eBulletin

SPINE MATTERS

UKSSB Quarterly eBulletin
January 2016

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Editorial

Alistair Stirling (UKSSB Chair)

National Spinal Update - Background to Current Developments

Rapid change in healthcare is continuing apace both within and without the NHS. Whilst this is not always welcome to all, there is a financial necessity to optimize utilization of the resources provided by taxation and maximize the return to the treasury for each health pound spent. Many debate whether recent change has improved this or had the opposite effect. Some calculations suggest that the indirect costs of spinal disorders to the UK economy may be as much as £17bn with a direct cost of £2bn.

In 2008 the inadequacy of secondary care provision for spinal disorders and the associated costs were recognized by the Department of Health (DH) and Sir Bruce Keogh asked the British Orthopaedic Association (BOA) to convene a taskforce to recommend possible solutions. Under John Carvell’s chairmanship this reported firstly in 2010 and in a more detailed report in 2013, see reference documents. Many of these recommendations have been or are in the process of being implemented. Later in 2013 many of the same group and others were asked to contribute to two workstreams:

In the first workstream, channeled through the Royal College of Surgeons and British Orthopaedic Association, the taskforce was asked to prepare commissioning guidance documents for the General Practice based Clinical Commissioning Groups (CCGs) focusing on non-specialized spinal care. In the initial version this included guidance for back pain and separately radicular pain. It was subsequently recognized that this was not a useful distinction in initial pathways. At approximately the same time DH redefined the principal domains of care and consequently spinal disorders were included within the Trauma National Programme of Care (PoG). For each of these domains a Pathfinder Project as an annual flagship initiative has been introduced. For the Trauma PoC, the first of these projects focused on back and radicular pain. This work started in September 2013 and was completed in May 2014, resulting in the Pathfinder document, now termed the National Backpain Pathway.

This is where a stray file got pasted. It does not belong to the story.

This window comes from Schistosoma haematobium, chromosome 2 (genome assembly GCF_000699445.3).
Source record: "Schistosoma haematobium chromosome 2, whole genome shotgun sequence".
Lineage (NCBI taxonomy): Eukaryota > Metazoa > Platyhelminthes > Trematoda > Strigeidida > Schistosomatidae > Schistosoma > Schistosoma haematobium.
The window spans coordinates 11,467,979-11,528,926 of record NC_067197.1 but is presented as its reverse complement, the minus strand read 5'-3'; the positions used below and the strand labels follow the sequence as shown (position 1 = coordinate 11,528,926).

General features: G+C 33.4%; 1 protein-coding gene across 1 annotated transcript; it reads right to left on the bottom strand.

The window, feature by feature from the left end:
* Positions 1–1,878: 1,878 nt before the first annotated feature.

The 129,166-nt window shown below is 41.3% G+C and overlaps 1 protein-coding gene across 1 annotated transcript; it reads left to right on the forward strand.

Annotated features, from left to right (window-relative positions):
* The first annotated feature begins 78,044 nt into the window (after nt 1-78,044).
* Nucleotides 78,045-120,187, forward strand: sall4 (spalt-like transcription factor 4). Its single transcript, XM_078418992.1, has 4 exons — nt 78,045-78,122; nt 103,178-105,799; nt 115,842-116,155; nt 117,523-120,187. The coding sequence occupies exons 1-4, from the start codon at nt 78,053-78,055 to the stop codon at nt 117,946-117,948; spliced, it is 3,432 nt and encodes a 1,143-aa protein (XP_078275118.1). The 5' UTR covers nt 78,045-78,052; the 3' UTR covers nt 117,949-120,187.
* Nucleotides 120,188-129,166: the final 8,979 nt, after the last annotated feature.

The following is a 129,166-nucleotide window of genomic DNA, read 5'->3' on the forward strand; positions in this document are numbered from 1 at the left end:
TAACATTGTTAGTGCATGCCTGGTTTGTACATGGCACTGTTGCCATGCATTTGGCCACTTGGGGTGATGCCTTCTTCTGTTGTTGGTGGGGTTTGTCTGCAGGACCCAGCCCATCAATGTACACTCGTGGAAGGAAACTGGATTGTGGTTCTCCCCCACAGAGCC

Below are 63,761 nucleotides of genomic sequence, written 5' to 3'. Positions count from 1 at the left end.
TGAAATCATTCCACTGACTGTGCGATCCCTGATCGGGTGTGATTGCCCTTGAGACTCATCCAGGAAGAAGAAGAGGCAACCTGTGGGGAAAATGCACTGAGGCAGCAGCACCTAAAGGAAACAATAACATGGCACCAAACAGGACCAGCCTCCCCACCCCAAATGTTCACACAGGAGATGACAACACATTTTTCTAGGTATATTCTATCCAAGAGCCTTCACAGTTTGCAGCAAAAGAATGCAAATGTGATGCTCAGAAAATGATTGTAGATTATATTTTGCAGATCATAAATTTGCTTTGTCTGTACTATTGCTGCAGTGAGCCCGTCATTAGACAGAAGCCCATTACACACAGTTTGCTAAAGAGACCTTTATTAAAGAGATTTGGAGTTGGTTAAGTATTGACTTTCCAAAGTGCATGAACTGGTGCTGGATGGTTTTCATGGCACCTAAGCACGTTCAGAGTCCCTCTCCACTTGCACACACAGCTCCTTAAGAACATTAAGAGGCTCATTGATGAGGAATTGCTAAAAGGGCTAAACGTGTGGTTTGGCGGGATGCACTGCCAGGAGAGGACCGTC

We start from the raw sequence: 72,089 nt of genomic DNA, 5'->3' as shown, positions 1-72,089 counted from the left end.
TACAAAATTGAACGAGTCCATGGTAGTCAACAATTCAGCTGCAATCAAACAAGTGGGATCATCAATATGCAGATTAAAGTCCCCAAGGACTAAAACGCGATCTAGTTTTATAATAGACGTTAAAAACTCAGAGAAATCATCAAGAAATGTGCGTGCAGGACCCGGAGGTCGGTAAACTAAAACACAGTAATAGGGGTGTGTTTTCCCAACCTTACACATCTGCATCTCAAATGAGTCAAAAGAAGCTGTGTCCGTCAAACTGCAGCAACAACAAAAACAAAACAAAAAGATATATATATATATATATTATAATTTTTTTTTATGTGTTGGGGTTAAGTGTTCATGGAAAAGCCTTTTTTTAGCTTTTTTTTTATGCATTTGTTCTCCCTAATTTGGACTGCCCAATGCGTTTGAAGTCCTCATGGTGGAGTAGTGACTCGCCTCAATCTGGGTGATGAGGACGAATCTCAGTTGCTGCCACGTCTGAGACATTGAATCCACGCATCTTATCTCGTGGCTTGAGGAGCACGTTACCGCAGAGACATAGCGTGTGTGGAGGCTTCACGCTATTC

The second workstream focused on specialised services for which Clinical Reference Groups (CRGs) were introduced. The CRG’s membership is selected from the representation of all spinal societies as well as Regional representation. Part of the initial work of this (then the proto-group) was to define Service specifications for Specialised Spinal Surgery, see documents.

In parallel, but as a separate project, Tim Briggs as President of the BOA was asked to conduct a review of provision of Orthopaedic services nationally, see Getting It Right First Time GIRFT Report (2015). To deliver this every hospital providing orthopaedic services in England was visited and a report prepared analyzing:

  • Activity
  • Variation in practice
  • Minimum numbers of procedures
  • Implant choice and cost
  • Procurement
  • Complications
  • Litigation
  • Morale
  • Education Coding
  • AQP relationship

The bottom line was an estimated potential saving of £5 bn and on the basis of this work Professor Briggs has been appointed as NHS director of Clinical Quality and Efficiency.

The team has now been asked to conduct a similar review of all surgical services. This will include spinal services later this year with visits to many but probably not all provider sites. It is intended as far as possible to synchronise visits from the GIRFT and Improving Spinal Care project teams.

 

Current direction and intentions

As intimated by Charles Greenough in his article below there is now considerable momentum from DH to improve delivery of spinal care nationally with a dedicated project team appointed to assist with this and who started in post this month. Those directly involved in both the GIRFT project and Improving Spinal Care Project are listed in the Dramatis Personae (see in this eBulletin below but now also as a section on the website which will be updated as personnel change). Documents and developments from these initiatives will be posted on the UKSSB website under the heading Improving Spinal Care with the subheadings National Backpain Pathway (previously known as the Pathfinder project) and Regional Spinal Networks (RSN).

 

Dramatis personae

Many have asked whether there is a significant clinical input into the current NHSE structure and national initiatives. To answer this, a list of those involved in these is provided. As will be noted, there is a high level of both Orthopaedic and Neurosurgical representation.

 

UKSSB sponsored BOA Clinical Leaders Programme (CLP) – Applications now open

Following on from the success of the first Clinical Leaders Programme, the BOA has opened applications for the 2016/17 programme.  The CLP offers further educational support with a specific focus on developing leadership within Trauma and Orthopaedics and related disciplines.

Please see on our Fellowships page.